Here's a look ahead and a roundup of key developments from the past week.
What to watch
The Kremlin confirms that a meeting between Russian President Vladimir Putin and North Korean leader Kim Jong Un will take place in Vladivostok, in Russia's Far East, "in the coming days." The meeting comes amid U.S. claims that Putin is eager to secure additional North Korean arms for Russia's war in Ukraine — perhaps in exchange for food aid or technological support. The two leaders last met in 2019.
Justice ministers from Council of Europe member states are meeting to discuss support for the Ukrainian justice system, with a focus on war crimes investigation and Russian abduction of Ukrainian children.
Russia's Central Bank will meet Friday on rates, a month after it hiked them.
What happened last week
Leaders at the G20 summit in New Delhi issued a statement saying "all states must refrain from the threat or use of force to seek territorial acquisition against the territorial integrity and sovereignty or political independence of any state. The use or threat of use of nuclear weapons is inadmissible." The statement took note of "human suffering and negative added impacts of the war in Ukraine," but did not name Russia as the aggressor in the war. Ukraine's foreign ministry spokesman criticized the joint statement, calling it "nothing to be proud of."
Secretary of State Antony Blinken made an unannounced visit to Kyiv, to show U.S. support and assess Ukraine's counteroffensive. He announced $1 billion in new assistance. The Pentagon said depleted uranium anti-tank shells would be included in a package that is part of the new aid. Blinken's visit came as Russian missile strikes on a market in eastern Ukraine killed at least 17 and wounded many more.
International volunteers with the Road to Relief aid group came under attack by Russian shelling as they were driving from Sloviansk toward Bakhmut, leaving two of the aid workers dead and two severely wounded. President Volodymyr Zelenskyy expressed condolences to the families of the victims and thanked everyone who helps Ukraine survive and save lives.
Rustem Umerov, a Crimean Tatar businessman, was named Ukraine's new defense minister, replacing Oleksii Reznikov, who was seen as instrumental in securing Western weapons — but also tarnished by a series of procurement scandals in his ministry.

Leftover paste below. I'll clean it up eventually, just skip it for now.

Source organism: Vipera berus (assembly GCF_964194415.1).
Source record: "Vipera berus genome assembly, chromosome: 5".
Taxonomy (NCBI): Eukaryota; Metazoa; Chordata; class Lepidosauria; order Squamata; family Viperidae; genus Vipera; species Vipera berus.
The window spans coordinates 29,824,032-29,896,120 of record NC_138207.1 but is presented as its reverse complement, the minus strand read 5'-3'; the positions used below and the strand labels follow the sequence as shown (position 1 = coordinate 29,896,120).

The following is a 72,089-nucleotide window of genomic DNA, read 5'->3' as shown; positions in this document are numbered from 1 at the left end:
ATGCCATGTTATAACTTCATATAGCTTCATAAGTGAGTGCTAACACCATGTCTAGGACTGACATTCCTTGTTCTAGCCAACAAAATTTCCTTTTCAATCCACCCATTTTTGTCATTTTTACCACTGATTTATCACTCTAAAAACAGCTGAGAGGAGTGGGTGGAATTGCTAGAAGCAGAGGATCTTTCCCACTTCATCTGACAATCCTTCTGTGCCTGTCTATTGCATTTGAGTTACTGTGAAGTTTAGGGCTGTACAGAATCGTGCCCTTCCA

A new biography of Elon Musk reveals that Musk withheld access to his Starlink satellite internet service for the Ukrainian military at a point last year when it intended to conduct a drone attack on a Russian naval fleet. Musk defended his decision in a tweet, saying, "If I had agreed to their request, then SpaceX would be explicitly complicit in a major act of war and conflict escalation." Meanwhile, The Financial Times, quoting Ukrainian deputy prime minister Mykhailo Fedorov, reports that the new biography includes Ukrainian government messages without authorization.
UNESCO announced "enhanced protection" of 20 Ukrainian cultural sites and said it would train Ukrainian security forces and judiciary personnel in protection of heritage.
British Prime Minister Rishi Sunak said Russian strikes have damaged or destroyed at least 26 civilian port infrastructure facilities, warehouses, silos and grain elevators since July. Sunak's office confirmed that the U.K. is conducting surveillance and reconnaissance flights in the Black Sea to "deter Russia from carrying out illegal strikes against civilian vessels transporting grain."
Ukraine strains to safely operate nuclear power plants while under Russian invasion.
Turkey has failed to persuade Russia to rejoin the Ukraine grain deal.
Whatever happened to the Ukrainian refugees who found a haven in Brazil?
Odesa beaches reopen, offering Ukrainians a respite from war.
Love, war and loss: How one soldier in Ukraine hopes to be made whole again.
Russia's war in Ukraine is changing the world: See our report on its ripple effects in all corners of the globe.
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